Working as a student employee gives students a chance to not only learn from professionals, but also share their knowledge with other students, who feel comfortable speaking with a peer.

“Most of the time, other students will come to me and ask my opinion on a situation, or just talk to me about the situation because they know that I am a student too. I think students find comfort in looking towards campus employed students,” said Borland. “For example, when students come to the admissions office looking to drop a class they often explain the situation. That gives me the opportunity to say ‘Hey, I've taken that class and these are the study tips that really helped me.’ Or I can say, ‘Did you know that the Learning Commons offers free tutoring to students? I went there for English, and they helped me a lot.’ I think we all like to talk to someone who has been through what we are currently going through,” said Borland.

Tuesday, October 8, 2013

Community sponsors are needed for Trick or Treat Extravaganza treat tables


Organizations, businesses, agencies and interested persons are needed to sponsor treat tables, game prizes, bounce houses, activities and arts and craft supplies for the upcoming eighth annual Trick or Treat Extravaganza. The event will be held from 6 p.m. to 9:30 p.m. on Oct. 25 in the Shoemaker Center at Ohio University-Chillicothe. Sponsored by OU-C’s Human Services Association student club, it provides a safe place for children and families to attend.

The treat table sponsors are to bring sealed bags of store purchased candy and arrive at the Shoemaker gym by 5 p.m. the day of the event.  Further information about the event can be obtained by contacting Barbara Mahaffey, Human Services Technology Program Coordinator at (740) 774-7287 or by email at mahaffey@ohio.edu.

Partnership at equestrian center benefits Pioneer students


The Chillicothe Campus has partnered with Ohio University-Southern and the Pioneer Center to offer events for students with disabilities at the OU-C Charles and Daisy Black Equestrian Center. During a recent event, the Southern campus’ Ohio Horse Park provided horses and equipment that enabled Pioneer students to have 30-minute individual therapeutic riding lessons, while another group of students learned how to care for horses.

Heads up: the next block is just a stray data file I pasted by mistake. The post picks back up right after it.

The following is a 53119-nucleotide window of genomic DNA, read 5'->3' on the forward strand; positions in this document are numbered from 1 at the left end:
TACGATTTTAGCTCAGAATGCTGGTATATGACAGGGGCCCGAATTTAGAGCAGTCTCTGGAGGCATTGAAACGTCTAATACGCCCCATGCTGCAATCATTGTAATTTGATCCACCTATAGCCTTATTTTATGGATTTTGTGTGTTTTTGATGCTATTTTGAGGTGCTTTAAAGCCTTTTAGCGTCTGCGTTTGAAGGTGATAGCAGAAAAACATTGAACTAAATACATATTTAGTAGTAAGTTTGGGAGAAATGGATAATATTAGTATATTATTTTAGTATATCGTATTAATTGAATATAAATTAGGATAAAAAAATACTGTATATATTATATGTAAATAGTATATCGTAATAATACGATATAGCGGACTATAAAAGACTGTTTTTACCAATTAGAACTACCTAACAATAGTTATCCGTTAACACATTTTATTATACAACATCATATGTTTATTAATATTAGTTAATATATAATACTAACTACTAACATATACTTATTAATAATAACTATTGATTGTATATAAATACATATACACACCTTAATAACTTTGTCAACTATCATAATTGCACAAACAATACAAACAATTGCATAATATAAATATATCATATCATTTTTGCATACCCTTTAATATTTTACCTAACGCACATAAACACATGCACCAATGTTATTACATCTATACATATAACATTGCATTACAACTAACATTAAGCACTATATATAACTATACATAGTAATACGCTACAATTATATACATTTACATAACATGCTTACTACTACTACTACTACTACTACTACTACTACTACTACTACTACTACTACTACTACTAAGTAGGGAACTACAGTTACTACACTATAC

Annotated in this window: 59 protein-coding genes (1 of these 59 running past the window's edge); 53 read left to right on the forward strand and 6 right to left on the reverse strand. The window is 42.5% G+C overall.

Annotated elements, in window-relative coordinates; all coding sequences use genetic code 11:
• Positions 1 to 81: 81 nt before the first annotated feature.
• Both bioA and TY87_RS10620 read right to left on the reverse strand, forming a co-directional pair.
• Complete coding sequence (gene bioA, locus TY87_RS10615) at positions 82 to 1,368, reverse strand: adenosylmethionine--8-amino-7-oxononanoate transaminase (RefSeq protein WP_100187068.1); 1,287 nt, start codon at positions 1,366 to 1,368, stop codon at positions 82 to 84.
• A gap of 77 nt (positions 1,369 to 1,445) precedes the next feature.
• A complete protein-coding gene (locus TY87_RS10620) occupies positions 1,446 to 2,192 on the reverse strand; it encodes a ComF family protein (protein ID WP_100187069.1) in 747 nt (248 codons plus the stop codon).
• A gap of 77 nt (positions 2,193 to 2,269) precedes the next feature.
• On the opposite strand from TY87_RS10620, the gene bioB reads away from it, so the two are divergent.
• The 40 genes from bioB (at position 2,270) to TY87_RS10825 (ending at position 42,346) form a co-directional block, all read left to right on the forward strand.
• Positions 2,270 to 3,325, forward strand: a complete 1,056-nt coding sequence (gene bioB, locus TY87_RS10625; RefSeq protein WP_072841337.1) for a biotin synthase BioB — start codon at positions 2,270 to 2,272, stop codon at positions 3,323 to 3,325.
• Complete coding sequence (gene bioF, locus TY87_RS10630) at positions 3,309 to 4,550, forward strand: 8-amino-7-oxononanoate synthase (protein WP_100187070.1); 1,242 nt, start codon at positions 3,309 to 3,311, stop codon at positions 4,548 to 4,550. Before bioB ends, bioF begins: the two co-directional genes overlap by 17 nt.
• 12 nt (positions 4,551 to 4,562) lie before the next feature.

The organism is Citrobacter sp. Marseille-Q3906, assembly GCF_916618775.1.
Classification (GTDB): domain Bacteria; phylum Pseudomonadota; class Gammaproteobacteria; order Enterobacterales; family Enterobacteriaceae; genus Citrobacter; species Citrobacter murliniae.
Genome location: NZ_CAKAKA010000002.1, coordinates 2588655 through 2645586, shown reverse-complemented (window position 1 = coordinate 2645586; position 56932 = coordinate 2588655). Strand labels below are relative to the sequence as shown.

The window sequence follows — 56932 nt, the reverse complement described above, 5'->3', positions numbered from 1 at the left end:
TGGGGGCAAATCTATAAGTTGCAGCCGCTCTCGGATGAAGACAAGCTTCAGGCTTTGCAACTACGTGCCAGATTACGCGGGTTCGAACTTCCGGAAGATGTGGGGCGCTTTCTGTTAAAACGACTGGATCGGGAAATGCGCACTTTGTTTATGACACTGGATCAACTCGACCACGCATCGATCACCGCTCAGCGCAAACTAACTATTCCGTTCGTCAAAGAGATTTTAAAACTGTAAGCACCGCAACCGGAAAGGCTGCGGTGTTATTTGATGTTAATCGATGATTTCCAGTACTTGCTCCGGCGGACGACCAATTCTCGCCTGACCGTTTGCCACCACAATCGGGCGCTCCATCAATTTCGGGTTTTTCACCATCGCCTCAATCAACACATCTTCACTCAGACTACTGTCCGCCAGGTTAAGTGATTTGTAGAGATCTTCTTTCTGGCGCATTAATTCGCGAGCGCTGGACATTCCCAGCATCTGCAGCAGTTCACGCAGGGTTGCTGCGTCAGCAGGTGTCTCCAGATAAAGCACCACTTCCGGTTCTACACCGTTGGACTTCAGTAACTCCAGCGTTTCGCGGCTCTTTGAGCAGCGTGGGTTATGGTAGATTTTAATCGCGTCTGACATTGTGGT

OU-Southern provided six interns to assist the students in their riding and working with the horses.
These endeavors carry out the spirit of the horse farm. One of Charles and Daisy Black’s vision for the farm after their deaths was to have Ohio University Chillicothe sponsor equestrian events for individuals with disabilities.  Watching the faces of the Pioneer Students engaged in these activities revealed that riding and caring for horses instilled a sense of accomplishment for the participants.

Campus GESS group members attend lecture by renowned author at Ohio State

OU-C students who are part of the campus’ Gender Equality Solidarity Society (GESS) recently
heard Bell Hooks deliver a lecture, “Beyond White Supremacy,” at Ohio State University.
Dr. Hooks is a feminist scholar who writes about race, sexuality, gender, pop culture and other topics.  Her writing focuses on the interconnectivity of race capitalism and gender. She has written more than 35 books and numerous articles and is widely known and highly regarded in women’s studies and feminist circles. Bell Hooks (stylized as bell hooks) is the nom de plume that Gloria Jean Watkins took from her great-grandmother Bell Blair Hooks.

She has been a visiting professor at Ohio State for two years and is currently a distinguished professor in residency in Appalachian Studies at Berea (Ky.) College, the place she considers home.
The OU-C students who attended were Laura Erwin, Samantha Rearley and Samm Newman.  We were also able to meet up with previous OU-C post-secondary student Logan Hutson who is now in her first year at Ohio State.